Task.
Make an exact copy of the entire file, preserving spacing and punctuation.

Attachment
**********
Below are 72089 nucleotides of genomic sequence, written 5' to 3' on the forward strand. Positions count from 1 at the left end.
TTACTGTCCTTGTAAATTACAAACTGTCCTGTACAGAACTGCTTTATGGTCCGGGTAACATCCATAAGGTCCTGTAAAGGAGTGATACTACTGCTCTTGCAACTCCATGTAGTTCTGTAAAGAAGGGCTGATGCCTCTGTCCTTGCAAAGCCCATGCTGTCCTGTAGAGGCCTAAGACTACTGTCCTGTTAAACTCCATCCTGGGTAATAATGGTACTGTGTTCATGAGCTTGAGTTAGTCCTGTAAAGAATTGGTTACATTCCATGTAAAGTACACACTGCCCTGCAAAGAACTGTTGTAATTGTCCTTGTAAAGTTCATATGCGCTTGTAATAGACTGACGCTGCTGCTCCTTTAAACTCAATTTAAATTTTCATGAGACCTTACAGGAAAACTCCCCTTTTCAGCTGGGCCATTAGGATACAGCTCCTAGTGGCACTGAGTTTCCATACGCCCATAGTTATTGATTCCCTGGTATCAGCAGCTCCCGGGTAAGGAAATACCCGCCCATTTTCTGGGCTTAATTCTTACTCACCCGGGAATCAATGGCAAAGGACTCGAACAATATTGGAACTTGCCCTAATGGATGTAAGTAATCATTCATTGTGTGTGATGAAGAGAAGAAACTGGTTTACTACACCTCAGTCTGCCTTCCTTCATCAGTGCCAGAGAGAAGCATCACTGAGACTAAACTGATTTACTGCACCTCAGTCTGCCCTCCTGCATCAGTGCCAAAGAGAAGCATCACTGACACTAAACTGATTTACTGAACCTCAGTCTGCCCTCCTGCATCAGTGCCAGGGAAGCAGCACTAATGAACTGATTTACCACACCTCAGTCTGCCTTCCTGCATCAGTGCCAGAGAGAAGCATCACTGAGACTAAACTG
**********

Below are 72089 nucleotides of genomic sequence, written 5' to 3' on the forward strand. Positions count from 1 at the left end.
TTACTGTCCTTGTAAATTACAAACTGTCCTGTACAGAACTGCTTTATGGTCCGGGTAACATCCATAAGGTCCTGTAAAGGAGTGATACTACTGCTCTTGCAACTCCATGTAGTTCTGTAAAGAAGGGCTGATGCCTCTGTCCTTGCAAAGCCCATGCTGTCCTGTAGAGGCCTAAGACTACTGTCCTGTTAAACTCCATCCTGGGTAATAATGGTACTGTGTTCATGAGCTTGAGTTAGTCCTGTAAAGAATTGGTTACATTCCATGTAAAGTACACACTGCCCTGCAAAGAACTGTTGTAATTGTCCTTGTAAAGTTCATATGCGCTTGTAATAGACTGACGCTGCTGCTCCTTTAAACTCAATTTAAATTTTCATGAGACCTTACAGGAAAACTCCCCTTTTCAGCTGGGCCATTAGGATACAGCTCCTAGTGGCACTGAGTTTCCATACGCCCATAGTTATTGATTCCCTGGTATCAGCAGCTCCCGGGTAAGGAAATACCCGCCCATTTTCTGGGCTTAATTCTTACTCACCCGGGAATCAATGGCAAAGGACTCGAACAATATTGGAACTTGCCCTAATGGATGTAAGTAATCATTCATTGTGTGTGATGAAGAGAAGAAACTGGTTTACTACACCTCAGTCTGCCTTCCTTCATCAGTGCCAGAGAGAAGCATCACTGAGACTAAACTGATTTACTGCACCTCAGTCTGCCCTCCTGCATCAGTGCCAAAGAGAAGCATCACTGACACTAAACTGATTTACTGAACCTCAGTCTGCCCTCCTGCATCAGTGCCAGGGAAGCAGCACTAATGAACTGATTTACCACACCTCAGTCTGCCTTCCTGCATCAGTGCCAGAGAGAAGCATCACTGAGACTAAACTG